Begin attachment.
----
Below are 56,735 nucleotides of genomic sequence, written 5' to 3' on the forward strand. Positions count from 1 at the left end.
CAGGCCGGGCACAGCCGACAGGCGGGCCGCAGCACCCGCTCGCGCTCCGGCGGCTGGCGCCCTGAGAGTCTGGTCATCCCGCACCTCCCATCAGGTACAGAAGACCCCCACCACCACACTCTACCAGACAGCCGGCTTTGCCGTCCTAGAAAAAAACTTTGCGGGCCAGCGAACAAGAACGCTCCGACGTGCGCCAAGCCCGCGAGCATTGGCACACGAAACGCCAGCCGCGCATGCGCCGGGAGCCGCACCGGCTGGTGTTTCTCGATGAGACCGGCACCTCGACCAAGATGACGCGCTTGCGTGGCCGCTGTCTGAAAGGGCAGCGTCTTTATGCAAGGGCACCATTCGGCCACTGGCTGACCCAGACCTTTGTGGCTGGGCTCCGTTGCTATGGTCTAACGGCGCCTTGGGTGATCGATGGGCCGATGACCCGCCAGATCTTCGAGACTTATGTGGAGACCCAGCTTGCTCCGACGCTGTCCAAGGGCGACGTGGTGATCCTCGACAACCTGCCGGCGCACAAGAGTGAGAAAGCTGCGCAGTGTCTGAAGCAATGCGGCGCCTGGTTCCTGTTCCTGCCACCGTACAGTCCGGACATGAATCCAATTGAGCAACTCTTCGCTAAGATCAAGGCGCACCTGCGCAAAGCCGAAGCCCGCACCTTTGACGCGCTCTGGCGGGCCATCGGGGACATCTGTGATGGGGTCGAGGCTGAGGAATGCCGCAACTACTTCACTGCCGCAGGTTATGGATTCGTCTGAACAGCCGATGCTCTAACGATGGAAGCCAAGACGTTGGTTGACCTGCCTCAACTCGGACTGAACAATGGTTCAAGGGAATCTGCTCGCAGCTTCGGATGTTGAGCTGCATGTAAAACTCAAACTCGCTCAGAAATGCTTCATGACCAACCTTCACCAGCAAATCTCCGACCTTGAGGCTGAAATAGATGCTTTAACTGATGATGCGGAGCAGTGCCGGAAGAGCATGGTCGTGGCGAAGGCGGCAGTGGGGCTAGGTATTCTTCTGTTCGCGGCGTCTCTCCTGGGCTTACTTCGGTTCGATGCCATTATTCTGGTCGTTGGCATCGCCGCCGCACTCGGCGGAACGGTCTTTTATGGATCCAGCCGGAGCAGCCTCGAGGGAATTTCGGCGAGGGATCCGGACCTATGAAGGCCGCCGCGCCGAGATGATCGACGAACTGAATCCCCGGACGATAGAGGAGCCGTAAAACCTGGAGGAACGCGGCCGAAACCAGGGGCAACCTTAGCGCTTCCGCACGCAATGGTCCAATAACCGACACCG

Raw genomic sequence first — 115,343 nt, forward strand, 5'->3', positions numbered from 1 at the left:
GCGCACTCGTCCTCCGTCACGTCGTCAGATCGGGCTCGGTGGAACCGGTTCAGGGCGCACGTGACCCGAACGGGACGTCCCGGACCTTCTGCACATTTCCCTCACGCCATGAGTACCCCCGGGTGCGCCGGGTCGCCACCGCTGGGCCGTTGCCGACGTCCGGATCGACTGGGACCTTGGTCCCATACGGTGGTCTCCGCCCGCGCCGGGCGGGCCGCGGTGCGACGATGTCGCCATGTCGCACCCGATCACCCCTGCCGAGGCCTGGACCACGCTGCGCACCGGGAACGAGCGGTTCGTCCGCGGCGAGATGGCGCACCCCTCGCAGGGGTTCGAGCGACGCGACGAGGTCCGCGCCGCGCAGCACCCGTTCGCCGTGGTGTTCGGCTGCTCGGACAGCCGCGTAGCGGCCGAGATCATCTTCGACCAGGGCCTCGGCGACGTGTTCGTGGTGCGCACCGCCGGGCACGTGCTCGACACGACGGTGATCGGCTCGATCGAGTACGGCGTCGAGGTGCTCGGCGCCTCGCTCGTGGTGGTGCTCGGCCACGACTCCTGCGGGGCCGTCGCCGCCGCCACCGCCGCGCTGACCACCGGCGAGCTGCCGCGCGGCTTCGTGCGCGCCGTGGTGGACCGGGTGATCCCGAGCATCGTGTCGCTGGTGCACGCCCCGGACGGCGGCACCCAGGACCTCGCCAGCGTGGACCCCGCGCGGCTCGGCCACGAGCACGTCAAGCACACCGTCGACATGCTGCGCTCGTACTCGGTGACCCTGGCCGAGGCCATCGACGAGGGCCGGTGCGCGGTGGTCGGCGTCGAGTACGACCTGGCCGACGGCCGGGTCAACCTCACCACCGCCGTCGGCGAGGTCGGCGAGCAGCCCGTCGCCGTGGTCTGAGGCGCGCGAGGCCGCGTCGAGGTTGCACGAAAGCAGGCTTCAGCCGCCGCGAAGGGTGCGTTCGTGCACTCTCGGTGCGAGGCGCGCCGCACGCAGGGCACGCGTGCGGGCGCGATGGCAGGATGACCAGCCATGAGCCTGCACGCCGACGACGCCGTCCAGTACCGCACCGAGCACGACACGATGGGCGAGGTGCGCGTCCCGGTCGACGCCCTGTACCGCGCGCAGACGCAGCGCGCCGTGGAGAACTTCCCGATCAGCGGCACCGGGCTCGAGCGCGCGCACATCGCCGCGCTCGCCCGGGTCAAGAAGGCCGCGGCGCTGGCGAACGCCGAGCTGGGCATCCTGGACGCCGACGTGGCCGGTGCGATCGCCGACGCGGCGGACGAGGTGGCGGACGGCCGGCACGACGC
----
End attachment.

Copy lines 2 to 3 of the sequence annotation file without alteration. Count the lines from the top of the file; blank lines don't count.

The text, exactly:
CAGGCCGGGCACAGCCGACAGGCGGGCCGCAGCACCCGCTCGCGCTCCGGCGGCTGGCGCCCTGAGAGTCTGGTCATCCCGCACCTCCCATCAGGTACAGAAGACCCCCACCACCACACTCTACCAGACAGCCGGCTTTGCCGTCCTAGAAAAAAACTTTGCGGGCCAGCGAACAAGAACGCTCCGACGTGCGCCAAGCCCGCGAGCATTGGCACACGAAACGCCAGCCGCGCATGCGCCGGGAGCCGCACCGGCTGGTGTTTCTCGATGAGACCGGCACCTCGACCAAGATGACGCGCTTGCGTGGCCGCTGTCTGAAAGGGCAGCGTCTTTATGCAAGGGCACCATTCGGCCACTGGCTGACCCAGACCTTTGTGGCTGGGCTCCGTTGCTATGGTCTAACGGCGCCTTGGGTGATCGATGGGCCGATGACCCGCCAGATCTTCGAGACTTATGTGGAGACCCAGCTTGCTCCGACGCTGTCCAAGGGCGACGTGGTGATCCTCGACAACCTGCCGGCGCACAAGAGTGAGAAAGCTGCGCAGTGTCTGAAGCAATGCGGCGCCTGGTTCCTGTTCCTGCCACCGTACAGTCCGGACATGAATCCAATTGAGCAACTCTTCGCTAAGATCAAGGCGCACCTGCGCAAAGCCGAAGCCCGCACCTTTGACGCGCTCTGGCGGGCCATCGGGGACATCTGTGATGGGGTCGAGGCTGAGGAATGCCGCAACTACTTCACTGCCGCAGGTTATGGATTCGTCTGAACAGCCGATGCTCTAACGATGGAAGCCAAGACGTTGGTTGACCTGCCTCAACTCGGACTGAACAATGGTTCAAGGGAATCTGCTCGCAGCTTCGGATGTTGAGCTGCATGTAAAACTCAAACTCGCTCAGAAATGCTTCATGACCAACCTTCACCAGCAAATCTCCGACCTTGAGGCTGAAATAGATGCTTTAACTGATGATGCGGAGCAGTGCCGGAAGAGCATGGTCGTGGCGAAGGCGGCAGTGGGGCTAGGTATTCTTCTGTTCGCGGCGTCTCTCCTGGGCTTACTTCGGTTCGATGCCATTATTCTGGTCGTTGGCATCGCCGCCGCACTCGGCGGAACGGTCTTTTATGGATCCAGCCGGAGCAGCCTCGAGGGAATTTCGGCGAGGGATCCGGACCTATGAAGGCCGCCGCGCCGAGATGATCGACGAACTGAATCCCCGGACGATAGAGGAGCCGTAAAACCTGGAGGAACGCGGCCGAAACCAGGGGCAACCTTAGCGCTTCCGCACGCAATGGTCCAATAACCGACACCG

Raw genomic sequence first — 115,343 nt, forward strand, 5'->3', positions numbered from 1 at the left: